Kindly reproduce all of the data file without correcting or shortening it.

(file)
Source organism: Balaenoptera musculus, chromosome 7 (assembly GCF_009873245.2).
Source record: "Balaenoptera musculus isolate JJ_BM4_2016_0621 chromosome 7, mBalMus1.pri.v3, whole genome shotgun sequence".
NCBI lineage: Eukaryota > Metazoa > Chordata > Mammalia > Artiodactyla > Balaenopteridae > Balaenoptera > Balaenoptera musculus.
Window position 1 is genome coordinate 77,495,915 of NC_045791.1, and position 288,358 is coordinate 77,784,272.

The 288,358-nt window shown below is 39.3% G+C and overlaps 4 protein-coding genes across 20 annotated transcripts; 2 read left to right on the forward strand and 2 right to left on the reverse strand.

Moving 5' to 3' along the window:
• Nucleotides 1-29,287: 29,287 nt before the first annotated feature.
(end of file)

Source organism: Balaenoptera musculus, chromosome 7 (assembly GCF_009873245.2).
Source record: "Balaenoptera musculus isolate JJ_BM4_2016_0621 chromosome 7, mBalMus1.pri.v3, whole genome shotgun sequence".
NCBI lineage: Eukaryota > Metazoa > Chordata > Mammalia > Artiodactyla > Balaenopteridae > Balaenoptera > Balaenoptera musculus.
Window position 1 is genome coordinate 77,495,915 of NC_045791.1, and position 288,358 is coordinate 77,784,272.

The 288,358-nt window shown below is 39.3% G+C and overlaps 4 protein-coding genes across 20 annotated transcripts; 2 read left to right on the forward strand and 2 right to left on the reverse strand.

Moving 5' to 3' along the window:
• Nucleotides 1-29,287: 29,287 nt before the first annotated feature.